You should retire (if you’re able to) rather than continue working because retirement is much better for your health; working is linked to many diseases.

It’s not unheard of for mental health experts to endorse the idea of senior citizens continuing to work full time in the name of “staying young,” “keeping the mind active,” “having something to do,” and “feeling valuable,” etc.

Even when someone is middle age but in a financial position to retire, they are often urged to “find a new career.”

There are two groups of people here: 1) Those who HAVE to work, who are unable to retire due to their financial situation, and 2) Those who CHOOSE to work—and full-time at that.

It’s the No. 2 group that this article pertains to.

University of Sydney researchers announced that retiring means becoming more active, sleeping better and cutting down on sitting time (sitting is “the new smoking”).

A report in the American Journal of Preventative Medicine says that the lifestyle behaviors of 25,000 older Australians was followed for a study.

The paper says that retirement was found to be associated with positive lifestyle changes.

In the study, people who were retired were more physically active (which is always better for health), spent less time sitting, were less likely to engage in smoking, and had better sleep.

It’s truly flabbergasting that a significant number of older people actually fear retirement; they have anxiety over adjustment to all the free time.

I’ve been retired by choice since age 53. I just don’t get how so many men and women could experience anxiety over a soon-to-be retirement.

I’ve been looking forward to retirement since I was a teenager!

After my father retired in his mid-60s, he one day told me, “I don’t know I ever had time for a job.”

He filled his days with home/handyman projects, listening to classical music, taking care of the lawn, playing and watching golf, bridge, a bowling league, reading, watching action movies and playing Scrabble with my mother, going to the gym, cooking pancakes and waffles, learning computer skills, not to mention he had a dog, went on vacations whenever he wanted, attended symphonies, received visits from his kids, and was just outright free of the stressors associated with having a full-time job such as fighting rush-hour traffic every day.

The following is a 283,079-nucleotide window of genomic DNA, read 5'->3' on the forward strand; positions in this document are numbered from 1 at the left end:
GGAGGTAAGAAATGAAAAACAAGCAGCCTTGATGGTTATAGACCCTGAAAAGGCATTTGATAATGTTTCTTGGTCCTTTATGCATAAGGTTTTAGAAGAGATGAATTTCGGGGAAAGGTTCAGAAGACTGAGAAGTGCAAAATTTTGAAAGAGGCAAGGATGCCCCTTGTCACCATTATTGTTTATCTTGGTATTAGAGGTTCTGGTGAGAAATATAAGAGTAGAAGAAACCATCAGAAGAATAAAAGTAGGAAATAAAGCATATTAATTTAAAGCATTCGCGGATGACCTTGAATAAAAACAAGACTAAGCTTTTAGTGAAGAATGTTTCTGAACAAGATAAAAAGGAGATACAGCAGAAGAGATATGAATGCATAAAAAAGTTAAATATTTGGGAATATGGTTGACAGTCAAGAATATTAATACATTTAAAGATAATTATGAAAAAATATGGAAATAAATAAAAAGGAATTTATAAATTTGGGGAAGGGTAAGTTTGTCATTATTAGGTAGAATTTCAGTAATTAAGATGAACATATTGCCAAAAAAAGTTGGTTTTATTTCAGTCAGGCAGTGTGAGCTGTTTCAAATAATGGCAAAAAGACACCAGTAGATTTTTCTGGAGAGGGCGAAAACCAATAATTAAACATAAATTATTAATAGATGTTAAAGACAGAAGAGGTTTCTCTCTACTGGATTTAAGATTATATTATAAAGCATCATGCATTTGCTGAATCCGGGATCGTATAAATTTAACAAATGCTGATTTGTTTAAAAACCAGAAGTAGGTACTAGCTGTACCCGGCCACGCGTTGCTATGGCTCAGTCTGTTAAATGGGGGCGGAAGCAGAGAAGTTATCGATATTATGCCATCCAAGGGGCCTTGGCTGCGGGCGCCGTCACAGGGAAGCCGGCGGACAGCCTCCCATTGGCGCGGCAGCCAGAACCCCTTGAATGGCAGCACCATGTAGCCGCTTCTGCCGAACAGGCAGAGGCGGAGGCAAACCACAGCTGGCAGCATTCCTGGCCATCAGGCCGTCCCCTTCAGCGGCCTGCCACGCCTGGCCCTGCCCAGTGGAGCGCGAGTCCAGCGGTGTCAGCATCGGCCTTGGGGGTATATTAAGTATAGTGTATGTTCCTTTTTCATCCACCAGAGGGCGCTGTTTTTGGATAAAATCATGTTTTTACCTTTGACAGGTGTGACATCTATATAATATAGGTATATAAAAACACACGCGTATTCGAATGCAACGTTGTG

The study explains that, though retirement is a major life change, it also creates a great window of opportunity for making positive lifestyle changes.

The study also said that half the female smokers quit following retirement.

Working brings all sorts of disadvantages, including loss of privacy.

Suppose you must take off a month for surgery, then come back with a scar. You can bet that coworkers will be swarming you with questions.

If you must take funeral leave, all your coworkers learn of your family member’s death — something that many people want to keep private.

Dr. Melody Ding is the lead author of this study and was inspired to conduct it when her mother, who still lived in China where women are mandated to retire at age 55, turned 55 and expressed she would not be “valuable” as a non-working person.

“She now spends her days enjoying so many hobbies,” says Dr. Ding in the paper, “she can’t remember how she had time to work.”

Sound familiar?

Isn’t it really odd that when a younger person plans on retirement, they are frequently asked, “What will you do all day?” even though a younger body can do more than an elderly one?

But when an elderly person with limited mobility retires, the question of “What ever will you do all day?” doesn’t come up as often? Bizarre!

Lorra Garrick is a former personal trainer certified by the American Council on Exercise. At Bally Total Fitness she trained clients of all ages for fat loss, muscle building, fitness and improved health. 
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